How is infertility treated?
How you're treated for infertility depends on your test results (a woman experiencing ovulation problems would likely be treated differently than one with fibroids, for example), your age, how long you've been trying, and many personal decisions, including financial pros and cons.
According to the American Society for Reproductive Medicine, up to 90 percent of infertility cases are treated with drugs or surgery -- not assisted reproductive technologies like IVF. As a general overview, women are typically treated for infertility in one of the following ways, or often, through a combination of several:
- Drugs that trigger ovulation: Taken orally or injected, fertility drugs deliver different hormones that help boost ovulation. Many of these drugs increase your risk of getting pregnant with multiples.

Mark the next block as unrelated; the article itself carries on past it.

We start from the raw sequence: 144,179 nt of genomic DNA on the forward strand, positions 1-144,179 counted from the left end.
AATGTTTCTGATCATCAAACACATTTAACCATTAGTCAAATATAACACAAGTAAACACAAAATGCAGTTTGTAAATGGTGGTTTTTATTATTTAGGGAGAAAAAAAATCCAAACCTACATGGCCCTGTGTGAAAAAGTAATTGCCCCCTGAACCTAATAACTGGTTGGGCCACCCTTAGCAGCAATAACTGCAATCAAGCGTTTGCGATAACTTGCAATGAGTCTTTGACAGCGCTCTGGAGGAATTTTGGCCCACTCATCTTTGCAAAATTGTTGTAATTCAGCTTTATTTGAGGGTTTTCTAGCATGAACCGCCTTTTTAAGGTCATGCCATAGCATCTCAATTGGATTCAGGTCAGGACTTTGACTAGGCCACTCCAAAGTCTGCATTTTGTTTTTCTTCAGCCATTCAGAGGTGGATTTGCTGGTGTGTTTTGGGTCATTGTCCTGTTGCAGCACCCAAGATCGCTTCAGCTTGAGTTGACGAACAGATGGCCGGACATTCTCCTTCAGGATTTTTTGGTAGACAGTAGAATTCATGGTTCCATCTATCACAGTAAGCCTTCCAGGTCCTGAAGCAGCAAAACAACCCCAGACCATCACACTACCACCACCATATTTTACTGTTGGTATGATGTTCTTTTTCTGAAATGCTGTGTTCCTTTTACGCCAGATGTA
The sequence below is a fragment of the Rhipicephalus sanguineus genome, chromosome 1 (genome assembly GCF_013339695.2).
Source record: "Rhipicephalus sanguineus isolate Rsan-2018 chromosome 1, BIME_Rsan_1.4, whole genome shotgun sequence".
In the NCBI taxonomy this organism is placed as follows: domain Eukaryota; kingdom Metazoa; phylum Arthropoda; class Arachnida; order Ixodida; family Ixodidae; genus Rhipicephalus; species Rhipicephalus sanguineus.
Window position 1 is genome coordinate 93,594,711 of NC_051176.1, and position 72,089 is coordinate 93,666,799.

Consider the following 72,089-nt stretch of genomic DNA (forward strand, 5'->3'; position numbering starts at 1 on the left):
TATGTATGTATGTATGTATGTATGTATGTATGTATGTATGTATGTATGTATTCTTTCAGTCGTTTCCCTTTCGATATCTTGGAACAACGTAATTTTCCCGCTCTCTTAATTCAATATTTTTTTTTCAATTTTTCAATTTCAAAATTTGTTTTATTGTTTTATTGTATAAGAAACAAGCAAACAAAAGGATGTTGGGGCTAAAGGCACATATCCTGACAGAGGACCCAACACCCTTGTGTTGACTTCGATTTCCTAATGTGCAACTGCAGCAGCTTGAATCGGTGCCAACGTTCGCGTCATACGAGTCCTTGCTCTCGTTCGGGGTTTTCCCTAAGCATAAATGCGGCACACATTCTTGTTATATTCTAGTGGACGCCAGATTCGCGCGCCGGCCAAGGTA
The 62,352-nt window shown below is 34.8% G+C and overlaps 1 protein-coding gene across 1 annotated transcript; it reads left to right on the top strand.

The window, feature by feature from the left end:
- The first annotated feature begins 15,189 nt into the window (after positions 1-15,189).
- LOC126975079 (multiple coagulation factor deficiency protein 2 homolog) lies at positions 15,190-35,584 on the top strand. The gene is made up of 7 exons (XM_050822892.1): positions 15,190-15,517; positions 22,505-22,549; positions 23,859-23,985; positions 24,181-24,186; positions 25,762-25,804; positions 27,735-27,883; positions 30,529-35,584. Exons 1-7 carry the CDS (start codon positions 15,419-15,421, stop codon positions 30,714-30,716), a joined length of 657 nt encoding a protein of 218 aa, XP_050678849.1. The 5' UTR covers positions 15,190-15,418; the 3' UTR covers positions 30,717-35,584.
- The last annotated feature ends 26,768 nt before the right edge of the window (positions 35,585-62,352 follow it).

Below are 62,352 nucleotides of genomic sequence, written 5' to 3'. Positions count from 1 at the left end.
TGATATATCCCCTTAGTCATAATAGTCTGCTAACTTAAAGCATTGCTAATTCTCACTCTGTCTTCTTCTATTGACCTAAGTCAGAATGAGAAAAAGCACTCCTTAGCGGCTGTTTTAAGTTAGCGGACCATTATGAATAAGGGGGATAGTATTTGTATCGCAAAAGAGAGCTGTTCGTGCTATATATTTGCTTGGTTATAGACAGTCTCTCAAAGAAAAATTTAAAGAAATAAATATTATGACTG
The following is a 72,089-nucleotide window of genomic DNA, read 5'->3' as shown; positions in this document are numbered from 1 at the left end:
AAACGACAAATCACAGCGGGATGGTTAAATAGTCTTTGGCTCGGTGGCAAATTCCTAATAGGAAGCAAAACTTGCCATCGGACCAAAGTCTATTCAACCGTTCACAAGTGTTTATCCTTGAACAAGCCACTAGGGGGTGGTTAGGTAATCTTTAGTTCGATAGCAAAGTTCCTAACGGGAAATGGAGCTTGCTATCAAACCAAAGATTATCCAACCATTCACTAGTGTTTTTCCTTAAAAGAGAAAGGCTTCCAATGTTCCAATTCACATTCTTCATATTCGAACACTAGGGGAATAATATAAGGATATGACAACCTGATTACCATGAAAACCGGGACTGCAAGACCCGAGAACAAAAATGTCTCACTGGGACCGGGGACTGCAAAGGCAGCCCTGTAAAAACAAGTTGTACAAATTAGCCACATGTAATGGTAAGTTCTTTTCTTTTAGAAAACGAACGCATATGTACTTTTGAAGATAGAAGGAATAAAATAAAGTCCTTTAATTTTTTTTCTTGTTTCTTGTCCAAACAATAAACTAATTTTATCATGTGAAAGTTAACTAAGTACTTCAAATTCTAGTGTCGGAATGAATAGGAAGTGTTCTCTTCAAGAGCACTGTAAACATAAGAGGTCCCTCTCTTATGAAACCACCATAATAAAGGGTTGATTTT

- Surgery: Fallopian tube blockage, fibroids, or other problems in the uterus may be treated through different surgeries or procedures.
- Intrauterine insemination: Also known as IUI or artificial insemination, sperm are directly inserted into the uterus using a syringe.
- Assisted reproductive technology: This includes several methods (IVF is the main one) where eggs are fertilized with sperm in a lab and then put back into your body to develop into a fetus. ART increases your risk of getting pregnant with multiples.
Sources: 100 Questions and Answers About Infertility, by John D. Gordon, MD, and Michael DiMattina, MD; The Fertility Diet, by Jorge E. Chavarro, MD, and Walter C. Willett, MD; American Society for Reproductive Medicine sections on infertility; National Women's Health Information Center; MayoClinic.com sections on infertility; Intelihealth.com sections on infertility
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